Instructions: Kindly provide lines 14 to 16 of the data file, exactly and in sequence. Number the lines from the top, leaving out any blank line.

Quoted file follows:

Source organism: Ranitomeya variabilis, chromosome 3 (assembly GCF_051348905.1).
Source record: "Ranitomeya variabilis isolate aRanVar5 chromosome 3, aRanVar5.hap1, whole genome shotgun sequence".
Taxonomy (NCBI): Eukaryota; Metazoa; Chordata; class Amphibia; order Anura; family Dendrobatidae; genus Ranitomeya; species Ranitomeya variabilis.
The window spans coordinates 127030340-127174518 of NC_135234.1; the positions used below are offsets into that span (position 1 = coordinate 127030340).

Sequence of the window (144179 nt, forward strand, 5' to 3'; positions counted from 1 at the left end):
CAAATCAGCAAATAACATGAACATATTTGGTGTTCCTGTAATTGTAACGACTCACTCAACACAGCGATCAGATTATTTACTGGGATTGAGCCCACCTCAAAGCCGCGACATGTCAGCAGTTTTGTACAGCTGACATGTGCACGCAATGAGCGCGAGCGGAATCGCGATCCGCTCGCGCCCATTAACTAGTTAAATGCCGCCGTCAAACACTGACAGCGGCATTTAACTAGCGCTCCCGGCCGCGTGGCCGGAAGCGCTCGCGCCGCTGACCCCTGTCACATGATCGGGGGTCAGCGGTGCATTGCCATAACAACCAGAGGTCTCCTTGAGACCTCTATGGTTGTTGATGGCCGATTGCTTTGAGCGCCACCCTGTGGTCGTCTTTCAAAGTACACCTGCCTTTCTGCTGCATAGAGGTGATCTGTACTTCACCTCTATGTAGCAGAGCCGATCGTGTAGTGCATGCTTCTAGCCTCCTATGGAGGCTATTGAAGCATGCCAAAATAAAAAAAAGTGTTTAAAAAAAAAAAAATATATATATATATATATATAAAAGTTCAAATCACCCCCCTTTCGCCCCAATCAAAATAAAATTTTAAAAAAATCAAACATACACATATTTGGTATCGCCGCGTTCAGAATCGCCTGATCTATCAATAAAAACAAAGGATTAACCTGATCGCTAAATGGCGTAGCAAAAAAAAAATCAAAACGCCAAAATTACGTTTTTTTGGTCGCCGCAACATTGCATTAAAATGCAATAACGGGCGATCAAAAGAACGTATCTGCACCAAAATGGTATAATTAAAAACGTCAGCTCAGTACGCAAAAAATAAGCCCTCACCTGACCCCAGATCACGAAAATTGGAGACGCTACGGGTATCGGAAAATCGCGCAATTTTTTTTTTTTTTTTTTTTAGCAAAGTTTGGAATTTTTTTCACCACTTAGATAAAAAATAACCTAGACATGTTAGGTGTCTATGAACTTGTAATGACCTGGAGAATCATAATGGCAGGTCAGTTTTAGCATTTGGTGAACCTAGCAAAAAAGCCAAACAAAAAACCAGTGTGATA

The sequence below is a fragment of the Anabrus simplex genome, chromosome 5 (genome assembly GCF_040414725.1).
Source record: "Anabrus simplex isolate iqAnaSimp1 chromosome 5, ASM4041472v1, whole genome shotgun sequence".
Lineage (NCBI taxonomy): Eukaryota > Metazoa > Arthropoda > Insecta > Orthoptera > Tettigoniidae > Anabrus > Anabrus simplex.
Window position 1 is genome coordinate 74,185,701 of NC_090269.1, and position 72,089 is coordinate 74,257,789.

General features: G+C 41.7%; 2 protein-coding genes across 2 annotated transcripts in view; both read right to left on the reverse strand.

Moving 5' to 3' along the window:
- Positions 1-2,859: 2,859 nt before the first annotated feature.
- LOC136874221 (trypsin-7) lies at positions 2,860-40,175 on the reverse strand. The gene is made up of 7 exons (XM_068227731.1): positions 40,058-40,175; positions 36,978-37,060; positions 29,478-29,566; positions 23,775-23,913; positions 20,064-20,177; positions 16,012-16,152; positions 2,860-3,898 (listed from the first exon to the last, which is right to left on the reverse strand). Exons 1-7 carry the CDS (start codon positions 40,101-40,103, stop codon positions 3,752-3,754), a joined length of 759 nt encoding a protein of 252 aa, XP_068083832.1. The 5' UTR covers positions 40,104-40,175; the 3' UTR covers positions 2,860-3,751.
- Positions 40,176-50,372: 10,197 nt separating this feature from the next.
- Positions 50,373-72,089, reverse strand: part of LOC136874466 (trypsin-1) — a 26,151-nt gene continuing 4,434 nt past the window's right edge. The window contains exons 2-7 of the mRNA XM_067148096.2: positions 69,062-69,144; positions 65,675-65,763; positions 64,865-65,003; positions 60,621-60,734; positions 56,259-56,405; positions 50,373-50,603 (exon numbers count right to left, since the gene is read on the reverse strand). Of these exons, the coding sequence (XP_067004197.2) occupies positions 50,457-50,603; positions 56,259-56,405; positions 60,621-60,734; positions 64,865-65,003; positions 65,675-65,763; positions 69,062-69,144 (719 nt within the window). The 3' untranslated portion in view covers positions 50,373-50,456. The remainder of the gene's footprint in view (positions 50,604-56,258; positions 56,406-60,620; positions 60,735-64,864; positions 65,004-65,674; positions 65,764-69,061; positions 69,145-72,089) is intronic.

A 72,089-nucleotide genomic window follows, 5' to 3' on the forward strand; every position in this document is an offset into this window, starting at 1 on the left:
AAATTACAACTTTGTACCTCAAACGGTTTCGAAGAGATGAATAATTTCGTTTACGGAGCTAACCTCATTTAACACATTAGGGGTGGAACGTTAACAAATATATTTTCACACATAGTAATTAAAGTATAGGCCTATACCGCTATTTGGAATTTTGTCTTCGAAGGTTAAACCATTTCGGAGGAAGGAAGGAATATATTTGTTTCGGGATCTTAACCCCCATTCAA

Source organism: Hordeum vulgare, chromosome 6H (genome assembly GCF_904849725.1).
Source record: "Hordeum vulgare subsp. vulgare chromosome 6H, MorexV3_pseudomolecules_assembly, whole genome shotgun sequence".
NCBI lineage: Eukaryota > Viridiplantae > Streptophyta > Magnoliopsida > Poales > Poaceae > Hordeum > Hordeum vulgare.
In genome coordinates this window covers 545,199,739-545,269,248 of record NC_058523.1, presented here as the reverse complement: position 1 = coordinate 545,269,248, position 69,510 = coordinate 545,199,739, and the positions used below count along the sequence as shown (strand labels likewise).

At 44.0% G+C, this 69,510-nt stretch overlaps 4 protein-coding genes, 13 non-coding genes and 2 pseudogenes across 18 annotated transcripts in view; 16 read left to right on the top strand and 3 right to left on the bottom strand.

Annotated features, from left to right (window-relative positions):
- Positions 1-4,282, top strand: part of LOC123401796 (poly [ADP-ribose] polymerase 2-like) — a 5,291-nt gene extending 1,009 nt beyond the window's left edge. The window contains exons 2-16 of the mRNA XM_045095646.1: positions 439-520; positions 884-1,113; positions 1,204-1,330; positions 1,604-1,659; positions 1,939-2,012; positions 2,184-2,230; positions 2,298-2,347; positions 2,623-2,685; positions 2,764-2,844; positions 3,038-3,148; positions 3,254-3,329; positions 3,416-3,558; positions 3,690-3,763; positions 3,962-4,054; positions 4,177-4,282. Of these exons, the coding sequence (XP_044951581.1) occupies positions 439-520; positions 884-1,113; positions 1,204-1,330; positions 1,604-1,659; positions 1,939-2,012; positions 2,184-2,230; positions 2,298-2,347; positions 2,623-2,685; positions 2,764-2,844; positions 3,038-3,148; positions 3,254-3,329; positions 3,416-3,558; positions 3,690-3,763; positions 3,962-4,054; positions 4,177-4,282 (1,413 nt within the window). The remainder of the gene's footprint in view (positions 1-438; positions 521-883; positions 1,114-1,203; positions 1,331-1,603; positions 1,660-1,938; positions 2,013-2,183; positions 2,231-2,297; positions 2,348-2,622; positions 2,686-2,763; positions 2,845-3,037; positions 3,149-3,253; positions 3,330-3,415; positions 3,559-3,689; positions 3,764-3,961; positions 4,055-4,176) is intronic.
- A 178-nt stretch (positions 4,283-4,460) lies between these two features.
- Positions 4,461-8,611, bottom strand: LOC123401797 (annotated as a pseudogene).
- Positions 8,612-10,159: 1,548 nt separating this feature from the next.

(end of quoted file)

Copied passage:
- LOC136874221 (trypsin-7) lies at positions 2,860-40,175 on the reverse strand. The gene is made up of 7 exons (XM_068227731.1): positions 40,058-40,175; positions 36,978-37,060; positions 29,478-29,566; positions 23,775-23,913; positions 20,064-20,177; positions 16,012-16,152; positions 2,860-3,898 (listed from the first exon to the last, which is right to left on the reverse strand). Exons 1-7 carry the CDS (start codon positions 40,101-40,103, stop codon positions 3,752-3,754), a joined length of 759 nt encoding a protein of 252 aa, XP_068083832.1. The 5' UTR covers positions 40,104-40,175; the 3' UTR covers positions 2,860-3,751.
- Positions 40,176-50,372: 10,197 nt separating this feature from the next.
- Positions 50,373-72,089, reverse strand: part of LOC136874466 (trypsin-1) — a 26,151-nt gene continuing 4,434 nt past the window's right edge. The window contains exons 2-7 of the mRNA XM_067148096.2: positions 69,062-69,144; positions 65,675-65,763; positions 64,865-65,003; positions 60,621-60,734; positions 56,259-56,405; positions 50,373-50,603 (exon numbers count right to left, since the gene is read on the reverse strand). Of these exons, the coding sequence (XP_067004197.2) occupies positions 50,457-50,603; positions 56,259-56,405; positions 60,621-60,734; positions 64,865-65,003; positions 65,675-65,763; positions 69,062-69,144 (719 nt within the window). The 3' untranslated portion in view covers positions 50,373-50,456. The remainder of the gene's footprint in view (positions 50,604-56,258; positions 56,406-60,620; positions 60,735-64,864; positions 65,004-65,674; positions 65,764-69,061; positions 69,145-72,089) is intronic.